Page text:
GOP politicans in Washington spent most of this decade expanding the burden of government, which turned out to both economically and politically misguided. But it is worth noting that Republicans at the state and local level are also capable of awful ideas. The Wall Street Journal savages Florida’s governor for the Fannie-Mae-style insurance system he has created for property owners. Low-cost insurance sounds great, but only until a bad hurricane strikes. This would wipe out Governor Crist’s collectivist insurance scheme. The only question would be whether Florida taxpayers dealt with the disaster or whether the politicans in Washington would try to stick all of us with the bill:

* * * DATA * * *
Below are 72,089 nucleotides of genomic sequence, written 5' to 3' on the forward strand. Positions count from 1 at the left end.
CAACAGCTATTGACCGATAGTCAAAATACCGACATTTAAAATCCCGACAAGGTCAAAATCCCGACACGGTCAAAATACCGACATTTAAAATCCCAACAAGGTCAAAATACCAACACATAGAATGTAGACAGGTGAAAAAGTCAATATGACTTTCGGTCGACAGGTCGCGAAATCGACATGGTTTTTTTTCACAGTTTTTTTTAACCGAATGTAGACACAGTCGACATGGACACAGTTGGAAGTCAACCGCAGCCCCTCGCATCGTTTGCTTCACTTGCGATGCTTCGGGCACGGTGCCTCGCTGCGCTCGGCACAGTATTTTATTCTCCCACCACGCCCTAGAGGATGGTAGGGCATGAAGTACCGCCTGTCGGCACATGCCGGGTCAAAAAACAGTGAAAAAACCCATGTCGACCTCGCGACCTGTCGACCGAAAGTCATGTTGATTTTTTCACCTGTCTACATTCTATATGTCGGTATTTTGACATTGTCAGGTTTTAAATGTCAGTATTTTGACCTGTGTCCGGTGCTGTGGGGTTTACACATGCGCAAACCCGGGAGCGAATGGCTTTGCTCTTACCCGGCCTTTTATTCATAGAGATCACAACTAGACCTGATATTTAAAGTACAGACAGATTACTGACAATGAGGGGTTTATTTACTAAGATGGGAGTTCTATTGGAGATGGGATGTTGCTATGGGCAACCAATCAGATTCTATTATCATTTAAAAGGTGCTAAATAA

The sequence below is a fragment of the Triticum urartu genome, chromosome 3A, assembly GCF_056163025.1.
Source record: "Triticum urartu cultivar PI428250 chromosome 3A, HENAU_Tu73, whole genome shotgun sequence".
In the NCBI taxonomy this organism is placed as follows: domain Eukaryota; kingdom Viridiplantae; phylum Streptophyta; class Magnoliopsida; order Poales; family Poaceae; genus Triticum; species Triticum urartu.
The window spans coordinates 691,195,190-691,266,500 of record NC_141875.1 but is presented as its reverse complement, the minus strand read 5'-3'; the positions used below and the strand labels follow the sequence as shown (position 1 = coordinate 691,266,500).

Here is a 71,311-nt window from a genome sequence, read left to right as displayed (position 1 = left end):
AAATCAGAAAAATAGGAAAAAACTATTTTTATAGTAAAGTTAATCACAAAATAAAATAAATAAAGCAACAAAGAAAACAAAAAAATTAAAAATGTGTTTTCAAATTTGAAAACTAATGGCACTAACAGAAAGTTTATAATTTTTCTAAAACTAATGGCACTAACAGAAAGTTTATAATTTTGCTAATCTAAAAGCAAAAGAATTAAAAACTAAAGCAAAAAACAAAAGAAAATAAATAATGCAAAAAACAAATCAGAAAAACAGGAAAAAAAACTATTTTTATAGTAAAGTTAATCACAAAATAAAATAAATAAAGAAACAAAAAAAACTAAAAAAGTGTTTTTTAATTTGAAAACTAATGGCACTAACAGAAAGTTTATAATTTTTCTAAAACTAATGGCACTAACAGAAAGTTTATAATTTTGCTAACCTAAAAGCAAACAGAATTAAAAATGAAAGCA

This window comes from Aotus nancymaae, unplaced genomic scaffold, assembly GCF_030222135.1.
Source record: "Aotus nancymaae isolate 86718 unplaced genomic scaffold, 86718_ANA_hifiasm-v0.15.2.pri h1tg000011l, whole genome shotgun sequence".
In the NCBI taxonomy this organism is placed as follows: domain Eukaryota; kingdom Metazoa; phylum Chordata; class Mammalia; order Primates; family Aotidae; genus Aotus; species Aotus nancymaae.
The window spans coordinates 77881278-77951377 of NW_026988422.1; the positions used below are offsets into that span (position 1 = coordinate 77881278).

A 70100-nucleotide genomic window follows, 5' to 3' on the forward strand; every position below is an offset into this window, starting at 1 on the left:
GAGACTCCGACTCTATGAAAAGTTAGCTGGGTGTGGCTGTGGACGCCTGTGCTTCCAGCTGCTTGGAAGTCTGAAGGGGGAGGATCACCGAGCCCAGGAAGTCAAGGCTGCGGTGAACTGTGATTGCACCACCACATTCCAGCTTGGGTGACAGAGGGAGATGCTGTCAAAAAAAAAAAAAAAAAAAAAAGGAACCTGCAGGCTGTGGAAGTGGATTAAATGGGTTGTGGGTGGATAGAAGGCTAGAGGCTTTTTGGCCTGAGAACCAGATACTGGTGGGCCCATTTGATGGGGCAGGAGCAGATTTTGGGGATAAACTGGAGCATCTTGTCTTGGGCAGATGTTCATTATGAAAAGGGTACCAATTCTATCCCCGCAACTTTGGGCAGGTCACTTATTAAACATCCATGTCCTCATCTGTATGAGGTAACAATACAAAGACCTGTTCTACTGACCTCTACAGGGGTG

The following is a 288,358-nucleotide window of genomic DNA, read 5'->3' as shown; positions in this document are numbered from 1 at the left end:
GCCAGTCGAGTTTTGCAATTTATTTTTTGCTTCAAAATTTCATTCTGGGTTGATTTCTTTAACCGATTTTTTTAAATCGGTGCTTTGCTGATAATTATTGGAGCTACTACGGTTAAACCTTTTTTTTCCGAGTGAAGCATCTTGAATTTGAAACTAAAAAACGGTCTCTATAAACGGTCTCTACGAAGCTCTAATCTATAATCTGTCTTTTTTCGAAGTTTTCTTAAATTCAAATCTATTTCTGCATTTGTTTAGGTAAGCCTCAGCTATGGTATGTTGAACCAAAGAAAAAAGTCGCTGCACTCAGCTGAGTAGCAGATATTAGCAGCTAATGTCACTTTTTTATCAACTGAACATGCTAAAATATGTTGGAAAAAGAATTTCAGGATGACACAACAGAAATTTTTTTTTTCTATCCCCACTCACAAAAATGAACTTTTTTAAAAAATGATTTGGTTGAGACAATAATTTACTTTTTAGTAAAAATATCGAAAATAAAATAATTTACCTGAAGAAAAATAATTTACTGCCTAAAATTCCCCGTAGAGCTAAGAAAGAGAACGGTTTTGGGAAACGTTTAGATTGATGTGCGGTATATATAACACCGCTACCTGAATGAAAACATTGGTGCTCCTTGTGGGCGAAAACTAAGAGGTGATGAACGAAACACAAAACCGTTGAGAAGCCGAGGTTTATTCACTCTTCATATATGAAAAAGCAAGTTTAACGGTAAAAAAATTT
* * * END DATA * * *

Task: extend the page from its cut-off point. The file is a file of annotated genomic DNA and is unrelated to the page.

…two years ago Mr. Crist gave a big gift to coastal property owners by converting the state of Florida into one of the world’s largest property insurers. The Citizens Property Insurance Corporation provides below market-rate insurance policies directly to homeowners. Meanwhile, the Florida Hurricane Catastrophe Fund (CAT) regulates how much private insurers can charge homeowners and requires companies to purchase low-cost reinsurance from the government. Mr. Crist didn’t invent these programs, but he vastly expanded their reach — to about one million policies today. He transformed Citizens from insurer of last to first resort. Here’s the problem: This system isn’t even within a coastal mile of being actuarially sound. The state government acknowledges that in many high-storm risk areas the premiums are from 35% to 65% below what is needed to cover potential claims. That subsidy has made Mr. Crist popular with many coastal residents even as the state plays Russian roulette with the weather. …the Governor claims people can’t afford “large and unpredictable” increases in premiums. The truth is large increases are precisely what is sometimes needed to cover the risk of living on coastal property. Mr. Crist’s program makes the long-term losses much more severe because cut-rate insurance has encouraged overbuilding in coastal areas that are historically in the path of hurricanes. “We are one major hurricane away from an economic disaster in this state,” says House bill sponsor William Proctor. Mr. Crist is also pushing a federal disaster-insurance fund, probably because he knows the risks he’s taking and wants all American taxpayers to bail out his Florida schemes when future hurricanes hit. Meantime, he continues to perpetuate the myth that Florida property owners can have billions of dollars of subsidized insurance at little expense or risk. It’s this kind of something-for-nothing economics that gave us the debacle of Fannie Mae. With that philosophy, Mr. Crist would feel right at home in Washington.